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Beyond Bond, Connery found his inner King

He's big enough to play, and be, a legend

For a while there in the 1960s, it looked like cinema’s biggest sadist was trying to become its biggest masochist. The suave spy who with a curl of his lip could ingeniously dispatch the most beautiful or grotesque of foes with a blood-curdling pun was, in between his popular murder sprees, saddling himself with a pathologically unstable wife, getting on the bad side of a sadistic guard while incarcerated in a desert prison and risking a lobotomy for the sake of an unfinished poem of dubious quality.

These characters were, of course, Sean Connery’s now-legendary attempts to break free of the bonds of 007 and expand his expressive range. These days, you hardly ever see a star take that kind of chance, but Connery stuck at it, at least for a couple of decades.

During that time, he produced a gallery of memorable characters while exploiting the creative tumult in filmmaking that took place during the 1960s and ’70s. And, in 1975 and 1976, he appeared in a trio of movies that would help define a filmmaking era and provide three overwhelming examples of just what star acting is all about.

Connery’s first step away from Bond came between “From Russia With Love” and “Goldfinger,” and it was a big one: Alfred Hitchcock’s “Marnie” in 1964. Widely dismissed at the time, this study of a psychopathic personality, for which the director revived and updated techniques from his silent days, has gradually received the recognition it deserves. Connery plays a wealthy Philadelphia businessman who falls in love with a mercurial young woman (Tippi Hedren), whom he recognizes to be a compulsive thief. When it is discovered that her kleptomania is only the beginning of her psychological problems, the leading man is alternately infuriated and moved — especially infuriated. Connery provides a harsh variation on the Hitchcock hero, particularly in the wake of Cary Grant and James Stewart, and his performance gives “Marnie” much of its unique, uncomfortable edge.

In between “Goldfinger” and “Thunderball,” Connery hooked up with Sidney Lumet for what would turn out to be the first of their five pictures together, “The Hill,” in 1965. In contrast to the suave 007, Connery plays an army lifer, the rough-hewn Joe Roberts, imprisoned in a North African prison camp run by the British for their own court-martialed soldiers during World War II. Where Bond dispenses violence, Roberts disdains it, even when pushed to the breaking point. For fans of the spy, this seething, tough trooper would be a revelation. If only they had bothered to check him out.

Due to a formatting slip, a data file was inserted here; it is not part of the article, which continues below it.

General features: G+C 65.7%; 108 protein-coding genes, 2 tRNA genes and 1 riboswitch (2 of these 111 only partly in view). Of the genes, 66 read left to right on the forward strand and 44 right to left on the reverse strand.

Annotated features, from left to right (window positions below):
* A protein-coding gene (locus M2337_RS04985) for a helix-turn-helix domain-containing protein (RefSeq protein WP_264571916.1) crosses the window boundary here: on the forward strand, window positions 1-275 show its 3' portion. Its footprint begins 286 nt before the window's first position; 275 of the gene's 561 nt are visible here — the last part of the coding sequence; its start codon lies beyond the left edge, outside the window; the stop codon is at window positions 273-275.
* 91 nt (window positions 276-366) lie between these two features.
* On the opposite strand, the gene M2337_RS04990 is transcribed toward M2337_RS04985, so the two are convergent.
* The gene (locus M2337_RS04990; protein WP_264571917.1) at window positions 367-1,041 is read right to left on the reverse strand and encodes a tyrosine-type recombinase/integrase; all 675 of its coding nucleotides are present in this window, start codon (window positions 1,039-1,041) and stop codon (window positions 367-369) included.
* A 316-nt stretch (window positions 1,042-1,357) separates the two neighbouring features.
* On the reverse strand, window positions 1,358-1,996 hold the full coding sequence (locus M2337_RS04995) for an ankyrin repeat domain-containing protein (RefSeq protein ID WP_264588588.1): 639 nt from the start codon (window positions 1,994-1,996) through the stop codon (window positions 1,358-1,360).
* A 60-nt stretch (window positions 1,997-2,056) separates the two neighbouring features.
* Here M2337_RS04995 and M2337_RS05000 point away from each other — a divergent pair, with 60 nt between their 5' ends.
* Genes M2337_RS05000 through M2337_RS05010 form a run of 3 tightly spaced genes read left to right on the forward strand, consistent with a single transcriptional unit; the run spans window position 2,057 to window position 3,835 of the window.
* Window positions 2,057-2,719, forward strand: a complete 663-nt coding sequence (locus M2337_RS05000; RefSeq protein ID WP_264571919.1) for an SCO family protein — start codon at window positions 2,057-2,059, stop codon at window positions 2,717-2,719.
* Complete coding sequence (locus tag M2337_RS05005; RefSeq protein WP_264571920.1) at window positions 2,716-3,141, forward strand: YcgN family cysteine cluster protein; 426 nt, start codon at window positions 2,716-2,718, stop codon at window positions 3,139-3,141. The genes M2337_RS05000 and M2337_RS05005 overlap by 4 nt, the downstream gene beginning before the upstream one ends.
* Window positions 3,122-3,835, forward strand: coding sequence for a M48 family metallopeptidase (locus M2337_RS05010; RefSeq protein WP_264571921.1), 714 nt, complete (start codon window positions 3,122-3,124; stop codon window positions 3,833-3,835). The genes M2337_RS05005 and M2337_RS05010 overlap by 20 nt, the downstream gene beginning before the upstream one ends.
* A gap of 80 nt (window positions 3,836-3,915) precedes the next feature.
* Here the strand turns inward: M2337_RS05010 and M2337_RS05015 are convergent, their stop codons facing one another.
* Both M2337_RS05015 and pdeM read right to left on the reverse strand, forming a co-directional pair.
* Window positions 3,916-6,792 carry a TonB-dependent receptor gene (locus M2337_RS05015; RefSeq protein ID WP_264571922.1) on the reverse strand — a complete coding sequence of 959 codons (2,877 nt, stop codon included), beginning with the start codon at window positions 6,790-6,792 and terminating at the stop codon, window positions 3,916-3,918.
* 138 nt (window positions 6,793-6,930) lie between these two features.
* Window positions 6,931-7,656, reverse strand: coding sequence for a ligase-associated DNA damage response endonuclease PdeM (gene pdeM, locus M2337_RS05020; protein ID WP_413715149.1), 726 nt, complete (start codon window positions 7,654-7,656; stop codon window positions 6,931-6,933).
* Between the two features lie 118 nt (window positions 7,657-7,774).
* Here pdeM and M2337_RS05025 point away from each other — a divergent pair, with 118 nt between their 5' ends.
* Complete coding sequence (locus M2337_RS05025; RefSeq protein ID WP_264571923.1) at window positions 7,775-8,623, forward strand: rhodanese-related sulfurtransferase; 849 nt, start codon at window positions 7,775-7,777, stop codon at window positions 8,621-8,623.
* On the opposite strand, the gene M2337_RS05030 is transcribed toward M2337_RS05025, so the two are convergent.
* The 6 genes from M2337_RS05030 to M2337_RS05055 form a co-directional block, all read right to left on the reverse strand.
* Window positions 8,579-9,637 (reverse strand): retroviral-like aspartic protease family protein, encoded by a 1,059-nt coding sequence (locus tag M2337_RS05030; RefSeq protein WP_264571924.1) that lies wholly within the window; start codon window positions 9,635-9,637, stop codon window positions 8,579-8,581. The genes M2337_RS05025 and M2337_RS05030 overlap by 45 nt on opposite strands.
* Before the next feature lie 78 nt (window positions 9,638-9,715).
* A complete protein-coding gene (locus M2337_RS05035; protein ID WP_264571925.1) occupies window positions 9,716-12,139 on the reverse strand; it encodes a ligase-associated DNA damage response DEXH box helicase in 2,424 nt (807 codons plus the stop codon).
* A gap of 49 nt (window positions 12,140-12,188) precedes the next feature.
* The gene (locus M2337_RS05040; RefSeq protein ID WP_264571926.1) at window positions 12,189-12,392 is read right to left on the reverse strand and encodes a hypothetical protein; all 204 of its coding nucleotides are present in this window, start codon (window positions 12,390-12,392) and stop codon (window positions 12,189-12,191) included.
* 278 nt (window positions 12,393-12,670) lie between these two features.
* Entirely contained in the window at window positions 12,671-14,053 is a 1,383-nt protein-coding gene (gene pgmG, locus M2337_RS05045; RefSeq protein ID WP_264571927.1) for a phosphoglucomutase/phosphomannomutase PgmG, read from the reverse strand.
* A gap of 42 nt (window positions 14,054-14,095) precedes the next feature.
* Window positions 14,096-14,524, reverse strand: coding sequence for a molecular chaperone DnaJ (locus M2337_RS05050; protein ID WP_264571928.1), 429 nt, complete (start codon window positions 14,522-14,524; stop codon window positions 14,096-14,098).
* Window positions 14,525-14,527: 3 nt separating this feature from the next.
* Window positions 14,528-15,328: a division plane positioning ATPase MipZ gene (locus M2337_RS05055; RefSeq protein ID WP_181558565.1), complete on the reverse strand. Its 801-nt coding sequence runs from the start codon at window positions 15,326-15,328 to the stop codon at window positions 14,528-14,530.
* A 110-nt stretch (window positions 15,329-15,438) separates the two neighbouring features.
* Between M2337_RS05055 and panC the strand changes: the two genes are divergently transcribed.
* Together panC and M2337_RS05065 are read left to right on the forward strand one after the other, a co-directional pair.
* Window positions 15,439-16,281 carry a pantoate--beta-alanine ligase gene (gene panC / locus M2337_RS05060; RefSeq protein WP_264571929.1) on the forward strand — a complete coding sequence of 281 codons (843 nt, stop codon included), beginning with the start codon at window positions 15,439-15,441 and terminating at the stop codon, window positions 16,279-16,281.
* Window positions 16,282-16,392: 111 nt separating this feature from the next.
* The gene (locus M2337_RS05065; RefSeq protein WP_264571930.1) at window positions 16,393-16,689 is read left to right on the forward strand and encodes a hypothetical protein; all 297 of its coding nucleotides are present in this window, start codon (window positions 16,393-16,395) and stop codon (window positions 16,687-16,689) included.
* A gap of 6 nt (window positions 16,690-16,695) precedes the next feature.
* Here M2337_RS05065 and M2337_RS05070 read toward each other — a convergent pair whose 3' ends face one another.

Connery’s coolest picture of this decade is 1966’s “A Fine Madness,” directed by Irvin Kershner, who was a crucial voice in the development of a counter-Hollywood. Connery plays an unapologetically violent misanthrope who directs a particular ire at women — an ire that doesn’t keep him from seducing each one he meets (including, memorably, Jean Seberg). Connery delivers a balls-out performance in a film that has both remained as hip as it ever was (in its nonconformity) and dated badly (in its sexism). He also shows conclusively how well he can fit into an ensemble cast.

Connery made “You Only Live Twice” in 1967, then gave up Bond for good — for the first time. Three years later, he starred in Martin Ritt’s “The Molly Maguires,” an epic story of unionism, terrorism and company repression in the Pennsylvania coal mines of the 19th century. The movie has its share of virtues and drawbacks, but Connery, who portrays a quiet man opposite the verbose Richard Harris, demonstrates that he plays off another strong leading man — whether friend or foe — like few others.

Some diddling followed: a caper film (“The Anderson Tapes” with Lumet) and then back to Bond (“Diamonds Are Forever”) before quitting 007 this time absolutely forever.

Meanwhile, writer-director John Milius had a project, “The Wind and the Lion,” about a Berber desert chieftain who, in 1904, kidnaps a wealthy American woman and her two children, takes on the U.S. and those European nations occupying Morocco and charms his hostages in the process — who turn out not to be his hostages at all, but his guests. Mulay Achmed Mohammed el-Raisuli the Magnificent is a role as magnificent as the name itself.